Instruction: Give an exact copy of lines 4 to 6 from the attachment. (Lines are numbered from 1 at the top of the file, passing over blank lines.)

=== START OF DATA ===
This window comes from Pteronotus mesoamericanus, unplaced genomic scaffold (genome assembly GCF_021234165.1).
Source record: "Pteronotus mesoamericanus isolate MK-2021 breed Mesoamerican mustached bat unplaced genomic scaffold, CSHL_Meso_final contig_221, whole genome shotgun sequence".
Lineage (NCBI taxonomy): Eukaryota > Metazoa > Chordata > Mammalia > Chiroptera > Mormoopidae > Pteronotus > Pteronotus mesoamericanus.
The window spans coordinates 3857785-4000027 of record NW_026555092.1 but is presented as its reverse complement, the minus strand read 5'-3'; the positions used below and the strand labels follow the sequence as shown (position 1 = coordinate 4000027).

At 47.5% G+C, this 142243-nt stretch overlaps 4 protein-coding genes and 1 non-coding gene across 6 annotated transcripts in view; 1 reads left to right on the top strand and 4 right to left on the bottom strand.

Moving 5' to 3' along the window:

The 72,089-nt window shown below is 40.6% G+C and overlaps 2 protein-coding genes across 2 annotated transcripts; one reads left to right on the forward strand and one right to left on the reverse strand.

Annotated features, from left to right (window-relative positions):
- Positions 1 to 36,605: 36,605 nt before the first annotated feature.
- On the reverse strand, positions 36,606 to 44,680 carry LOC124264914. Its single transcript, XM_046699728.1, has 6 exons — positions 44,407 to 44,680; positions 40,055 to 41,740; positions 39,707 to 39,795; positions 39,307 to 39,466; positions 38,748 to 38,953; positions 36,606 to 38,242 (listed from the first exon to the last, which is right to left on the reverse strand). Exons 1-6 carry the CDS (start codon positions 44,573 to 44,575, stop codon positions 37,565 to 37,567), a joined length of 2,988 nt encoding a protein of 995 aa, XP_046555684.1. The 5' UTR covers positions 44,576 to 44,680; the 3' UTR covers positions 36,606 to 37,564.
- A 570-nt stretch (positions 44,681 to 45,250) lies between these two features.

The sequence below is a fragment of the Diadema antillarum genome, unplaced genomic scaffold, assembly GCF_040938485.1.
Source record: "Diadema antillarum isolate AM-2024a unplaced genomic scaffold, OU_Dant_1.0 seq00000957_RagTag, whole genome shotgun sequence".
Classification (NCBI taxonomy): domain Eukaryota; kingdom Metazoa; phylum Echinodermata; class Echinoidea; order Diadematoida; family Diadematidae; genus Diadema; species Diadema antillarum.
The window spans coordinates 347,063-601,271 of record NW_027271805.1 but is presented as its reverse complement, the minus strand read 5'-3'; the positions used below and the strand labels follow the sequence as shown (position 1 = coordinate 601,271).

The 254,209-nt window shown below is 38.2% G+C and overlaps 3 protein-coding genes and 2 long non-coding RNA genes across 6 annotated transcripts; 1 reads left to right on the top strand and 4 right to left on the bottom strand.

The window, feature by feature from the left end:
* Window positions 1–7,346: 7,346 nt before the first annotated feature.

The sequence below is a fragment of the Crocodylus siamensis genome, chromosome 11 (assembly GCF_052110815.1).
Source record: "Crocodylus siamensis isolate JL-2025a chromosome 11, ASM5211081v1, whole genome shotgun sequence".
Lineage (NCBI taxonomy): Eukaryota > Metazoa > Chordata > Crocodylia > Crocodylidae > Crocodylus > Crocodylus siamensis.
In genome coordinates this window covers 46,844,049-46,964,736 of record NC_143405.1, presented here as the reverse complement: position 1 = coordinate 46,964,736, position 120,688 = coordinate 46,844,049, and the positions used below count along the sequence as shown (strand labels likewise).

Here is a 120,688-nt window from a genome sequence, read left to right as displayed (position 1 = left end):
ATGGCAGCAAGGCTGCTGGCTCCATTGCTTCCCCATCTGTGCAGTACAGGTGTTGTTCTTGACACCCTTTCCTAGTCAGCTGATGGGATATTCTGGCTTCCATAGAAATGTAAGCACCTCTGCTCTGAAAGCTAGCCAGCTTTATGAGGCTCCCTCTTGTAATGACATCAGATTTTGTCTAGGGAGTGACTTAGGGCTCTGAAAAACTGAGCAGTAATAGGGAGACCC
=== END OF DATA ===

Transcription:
The window spans coordinates 3857785-4000027 of record NW_026555092.1 but is presented as its reverse complement, the minus strand read 5'-3'; the positions used below and the strand labels follow the sequence as shown (position 1 = coordinate 4000027).

At 47.5% G+C, this 142243-nt stretch overlaps 4 protein-coding genes and 1 non-coding gene across 6 annotated transcripts in view; 1 reads left to right on the top strand and 4 right to left on the bottom strand.

Moving 5' to 3' along the window: